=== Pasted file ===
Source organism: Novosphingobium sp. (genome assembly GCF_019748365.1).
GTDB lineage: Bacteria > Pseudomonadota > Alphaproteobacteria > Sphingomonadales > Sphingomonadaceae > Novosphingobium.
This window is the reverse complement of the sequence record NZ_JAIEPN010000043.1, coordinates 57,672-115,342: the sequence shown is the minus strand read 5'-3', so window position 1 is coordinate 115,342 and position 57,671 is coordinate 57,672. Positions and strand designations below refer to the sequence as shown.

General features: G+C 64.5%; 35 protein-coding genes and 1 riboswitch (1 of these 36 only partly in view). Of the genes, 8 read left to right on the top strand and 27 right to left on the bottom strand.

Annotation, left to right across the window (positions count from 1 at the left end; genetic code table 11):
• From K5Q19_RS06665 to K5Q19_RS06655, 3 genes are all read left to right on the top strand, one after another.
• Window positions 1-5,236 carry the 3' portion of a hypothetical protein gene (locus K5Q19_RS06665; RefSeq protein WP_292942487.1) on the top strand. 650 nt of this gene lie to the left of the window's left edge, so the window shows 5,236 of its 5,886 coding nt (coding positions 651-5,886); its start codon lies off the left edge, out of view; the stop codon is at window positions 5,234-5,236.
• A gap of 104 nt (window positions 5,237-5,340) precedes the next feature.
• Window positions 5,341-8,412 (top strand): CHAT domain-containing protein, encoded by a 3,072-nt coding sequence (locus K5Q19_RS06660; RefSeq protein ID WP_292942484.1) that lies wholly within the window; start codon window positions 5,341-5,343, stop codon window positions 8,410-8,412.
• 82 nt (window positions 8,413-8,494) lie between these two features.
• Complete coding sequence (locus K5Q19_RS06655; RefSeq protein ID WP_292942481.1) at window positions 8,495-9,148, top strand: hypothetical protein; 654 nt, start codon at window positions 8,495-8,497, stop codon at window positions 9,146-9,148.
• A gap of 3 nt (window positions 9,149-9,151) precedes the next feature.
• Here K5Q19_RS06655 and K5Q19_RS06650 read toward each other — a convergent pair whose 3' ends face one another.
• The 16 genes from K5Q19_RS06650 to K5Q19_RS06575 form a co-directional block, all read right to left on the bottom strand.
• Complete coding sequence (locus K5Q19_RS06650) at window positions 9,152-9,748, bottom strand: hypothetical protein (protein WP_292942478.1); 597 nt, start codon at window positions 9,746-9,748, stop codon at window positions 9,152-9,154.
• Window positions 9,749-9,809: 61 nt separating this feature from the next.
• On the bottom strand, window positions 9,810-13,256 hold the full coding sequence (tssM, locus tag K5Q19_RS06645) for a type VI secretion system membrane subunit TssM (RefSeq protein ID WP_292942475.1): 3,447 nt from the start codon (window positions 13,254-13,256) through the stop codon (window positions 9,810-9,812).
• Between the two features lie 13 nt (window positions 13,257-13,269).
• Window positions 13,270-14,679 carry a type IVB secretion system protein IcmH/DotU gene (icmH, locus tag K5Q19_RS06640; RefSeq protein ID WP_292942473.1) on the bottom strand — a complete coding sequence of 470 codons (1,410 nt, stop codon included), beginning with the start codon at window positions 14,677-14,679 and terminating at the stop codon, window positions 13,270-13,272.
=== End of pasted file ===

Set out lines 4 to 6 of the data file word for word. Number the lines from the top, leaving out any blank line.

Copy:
General features: G+C 64.5%; 35 protein-coding genes and 1 riboswitch (1 of these 36 only partly in view). Of the genes, 8 read left to right on the top strand and 27 right to left on the bottom strand.

Annotation, left to right across the window (positions count from 1 at the left end; genetic code table 11):
• From K5Q19_RS06665 to K5Q19_RS06655, 3 genes are all read left to right on the top strand, one after another.